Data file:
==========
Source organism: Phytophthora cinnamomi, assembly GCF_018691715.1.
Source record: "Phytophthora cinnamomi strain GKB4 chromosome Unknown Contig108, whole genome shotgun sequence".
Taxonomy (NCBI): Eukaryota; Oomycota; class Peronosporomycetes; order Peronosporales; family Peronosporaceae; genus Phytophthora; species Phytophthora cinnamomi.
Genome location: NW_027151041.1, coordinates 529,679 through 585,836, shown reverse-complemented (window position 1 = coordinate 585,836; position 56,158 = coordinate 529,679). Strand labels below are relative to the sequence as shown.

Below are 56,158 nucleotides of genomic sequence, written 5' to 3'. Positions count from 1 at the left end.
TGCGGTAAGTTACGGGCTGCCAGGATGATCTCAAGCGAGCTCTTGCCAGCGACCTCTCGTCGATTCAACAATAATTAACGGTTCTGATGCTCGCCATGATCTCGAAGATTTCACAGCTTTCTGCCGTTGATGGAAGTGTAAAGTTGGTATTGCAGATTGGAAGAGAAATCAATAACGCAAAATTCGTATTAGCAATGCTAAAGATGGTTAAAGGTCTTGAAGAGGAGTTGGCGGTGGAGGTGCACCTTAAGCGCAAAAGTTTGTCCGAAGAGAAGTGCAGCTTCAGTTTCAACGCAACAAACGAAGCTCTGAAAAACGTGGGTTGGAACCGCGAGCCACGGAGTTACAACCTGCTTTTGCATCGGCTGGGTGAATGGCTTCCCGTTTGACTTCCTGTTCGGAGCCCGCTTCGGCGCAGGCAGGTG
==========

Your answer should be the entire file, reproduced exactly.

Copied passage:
Source organism: Phytophthora cinnamomi, assembly GCF_018691715.1.
Source record: "Phytophthora cinnamomi strain GKB4 chromosome Unknown Contig108, whole genome shotgun sequence".
Taxonomy (NCBI): Eukaryota; Oomycota; class Peronosporomycetes; order Peronosporales; family Peronosporaceae; genus Phytophthora; species Phytophthora cinnamomi.
Genome location: NW_027151041.1, coordinates 529,679 through 585,836, shown reverse-complemented (window position 1 = coordinate 585,836; position 56,158 = coordinate 529,679). Strand labels below are relative to the sequence as shown.

Below are 56,158 nucleotides of genomic sequence, written 5' to 3'. Positions count from 1 at the left end.
TGCGGTAAGTTACGGGCTGCCAGGATGATCTCAAGCGAGCTCTTGCCAGCGACCTCTCGTCGATTCAACAATAATTAACGGTTCTGATGCTCGCCATGATCTCGAAGATTTCACAGCTTTCTGCCGTTGATGGAAGTGTAAAGTTGGTATTGCAGATTGGAAGAGAAATCAATAACGCAAAATTCGTATTAGCAATGCTAAAGATGGTTAAAGGTCTTGAAGAGGAGTTGGCGGTGGAGGTGCACCTTAAGCGCAAAAGTTTGTCCGAAGAGAAGTGCAGCTTCAGTTTCAACGCAACAAACGAAGCTCTGAAAAACGTGGGTTGGAACCGCGAGCCACGGAGTTACAACCTGCTTTTGCATCGGCTGGGTGAATGGCTTCCCGTTTGACTTCCTGTTCGGAGCCCGCTTCGGCGCAGGCAGGTG